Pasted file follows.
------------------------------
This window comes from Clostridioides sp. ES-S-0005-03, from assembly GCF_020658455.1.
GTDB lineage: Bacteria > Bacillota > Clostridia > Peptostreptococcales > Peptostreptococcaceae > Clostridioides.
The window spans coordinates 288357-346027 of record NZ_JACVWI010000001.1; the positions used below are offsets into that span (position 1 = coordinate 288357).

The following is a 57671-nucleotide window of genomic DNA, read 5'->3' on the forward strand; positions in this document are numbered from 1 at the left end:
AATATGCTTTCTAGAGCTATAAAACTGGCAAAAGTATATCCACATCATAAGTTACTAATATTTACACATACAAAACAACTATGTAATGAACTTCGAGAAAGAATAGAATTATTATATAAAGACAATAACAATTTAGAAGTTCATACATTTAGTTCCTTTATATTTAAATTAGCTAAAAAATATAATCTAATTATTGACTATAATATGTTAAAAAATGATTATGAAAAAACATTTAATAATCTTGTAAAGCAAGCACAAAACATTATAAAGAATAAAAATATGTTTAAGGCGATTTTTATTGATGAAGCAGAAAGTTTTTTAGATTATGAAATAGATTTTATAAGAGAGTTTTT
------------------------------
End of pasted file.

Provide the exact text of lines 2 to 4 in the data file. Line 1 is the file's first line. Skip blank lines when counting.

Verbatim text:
GTDB lineage: Bacteria > Bacillota > Clostridia > Peptostreptococcales > Peptostreptococcaceae > Clostridioides.
The window spans coordinates 288357-346027 of record NZ_JACVWI010000001.1; the positions used below are offsets into that span (position 1 = coordinate 288357).

The following is a 57671-nucleotide window of genomic DNA, read 5'->3' on the forward strand; positions in this document are numbered from 1 at the left end: